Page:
17. 5 out of 5

    Susan

    It was the mention of avocado Todhunter in "Too Many Cooks" that did it--led me to dig out my copy of this book. Although the recipe was disappointing (avocado halves stuffed with watercress leaves sprayed with watered down iced fruit juices), the book has in context introductions to most of the recipes, which are amusing. Not, probably, a book I'd want to cook from, and it isn't for beginning cooks, either--it tends to leave out some steps, assuming the cook will know that you have to prick It was the mention of avocado Todhunter in "Too Many Cooks" that did it--led me to dig out my copy of this book. Although the recipe was disappointing (avocado halves stuffed with watercress leaves sprayed with watered down iced fruit juices), the book has in context introductions to most of the recipes, which are amusing. Not, probably, a book I'd want to cook from, and it isn't for beginning cooks, either--it tends to leave out some steps, assuming the cook will know that you have to prick baked cream-puffs to let the steam out, for instance.

  18. 5 out of 5

    Shilrey Kimball

    This book was very fun! After reading quite a few Nero Wolfe mysteries, and each one is filled with Wolfe eating all kinds of tasty sounding foods, I had to get this book and at least look at the recipes. Sure enough the recipes are made with the finest ingredients. I don't think I would ever make any of the recipes because the ingredients are not going to be easy to find and I do not have a Fritz to cook for me.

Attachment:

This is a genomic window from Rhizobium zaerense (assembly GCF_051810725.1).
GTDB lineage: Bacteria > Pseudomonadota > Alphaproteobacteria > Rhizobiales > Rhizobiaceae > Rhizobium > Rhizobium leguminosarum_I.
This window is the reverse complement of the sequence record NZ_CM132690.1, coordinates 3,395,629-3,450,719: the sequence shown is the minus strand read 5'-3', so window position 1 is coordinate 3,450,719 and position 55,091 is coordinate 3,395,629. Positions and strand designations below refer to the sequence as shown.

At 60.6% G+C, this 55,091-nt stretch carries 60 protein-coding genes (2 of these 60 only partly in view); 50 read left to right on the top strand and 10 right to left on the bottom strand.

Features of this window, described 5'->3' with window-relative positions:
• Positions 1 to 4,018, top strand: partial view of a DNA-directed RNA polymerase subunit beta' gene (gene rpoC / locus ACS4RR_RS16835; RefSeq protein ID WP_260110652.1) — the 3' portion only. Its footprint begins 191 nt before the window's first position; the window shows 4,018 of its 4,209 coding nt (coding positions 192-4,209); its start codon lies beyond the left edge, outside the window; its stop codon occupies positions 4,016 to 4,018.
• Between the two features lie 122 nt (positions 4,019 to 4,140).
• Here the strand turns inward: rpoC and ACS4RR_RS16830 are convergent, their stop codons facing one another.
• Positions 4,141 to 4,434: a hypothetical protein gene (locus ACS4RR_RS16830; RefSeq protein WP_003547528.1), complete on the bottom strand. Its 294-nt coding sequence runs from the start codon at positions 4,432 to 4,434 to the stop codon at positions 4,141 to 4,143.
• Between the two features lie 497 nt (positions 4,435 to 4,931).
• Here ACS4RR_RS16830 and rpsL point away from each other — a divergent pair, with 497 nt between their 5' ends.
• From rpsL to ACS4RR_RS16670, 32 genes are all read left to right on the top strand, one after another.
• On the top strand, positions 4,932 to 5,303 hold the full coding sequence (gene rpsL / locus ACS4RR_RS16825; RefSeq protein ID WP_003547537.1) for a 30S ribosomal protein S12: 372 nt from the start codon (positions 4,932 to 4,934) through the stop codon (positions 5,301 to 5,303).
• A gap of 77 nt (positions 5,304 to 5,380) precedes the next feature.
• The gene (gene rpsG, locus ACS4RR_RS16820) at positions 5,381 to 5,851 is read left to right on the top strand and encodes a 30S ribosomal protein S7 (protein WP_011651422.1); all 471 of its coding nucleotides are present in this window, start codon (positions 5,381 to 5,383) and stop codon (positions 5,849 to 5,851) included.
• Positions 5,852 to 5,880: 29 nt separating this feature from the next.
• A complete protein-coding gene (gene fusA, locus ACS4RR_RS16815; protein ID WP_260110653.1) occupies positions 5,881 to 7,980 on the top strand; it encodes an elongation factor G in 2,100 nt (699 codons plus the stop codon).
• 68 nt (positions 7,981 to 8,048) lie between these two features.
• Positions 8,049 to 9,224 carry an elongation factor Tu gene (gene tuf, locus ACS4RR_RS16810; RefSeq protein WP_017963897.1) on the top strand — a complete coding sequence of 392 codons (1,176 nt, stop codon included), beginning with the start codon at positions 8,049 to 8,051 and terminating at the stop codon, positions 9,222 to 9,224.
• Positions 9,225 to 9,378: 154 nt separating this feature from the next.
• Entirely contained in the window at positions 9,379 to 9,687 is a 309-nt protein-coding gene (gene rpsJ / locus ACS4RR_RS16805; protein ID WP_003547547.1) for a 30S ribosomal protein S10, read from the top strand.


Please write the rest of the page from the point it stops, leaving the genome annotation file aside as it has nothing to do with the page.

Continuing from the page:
19. 5 out of 5

    Thomas Fox

    A book full of wonderfull recepies. its what the Great Man ate. I always liked him as he put eating abpve all else in life. as we are human it is a wonderfull good that we can taste and enjoy our food. it sustains the physical self as well as the soul. Food does indeed make life worth living. a must for anyone's gourmet bookshelf!!!!l

  20. 5 out of 5

    Another Thyme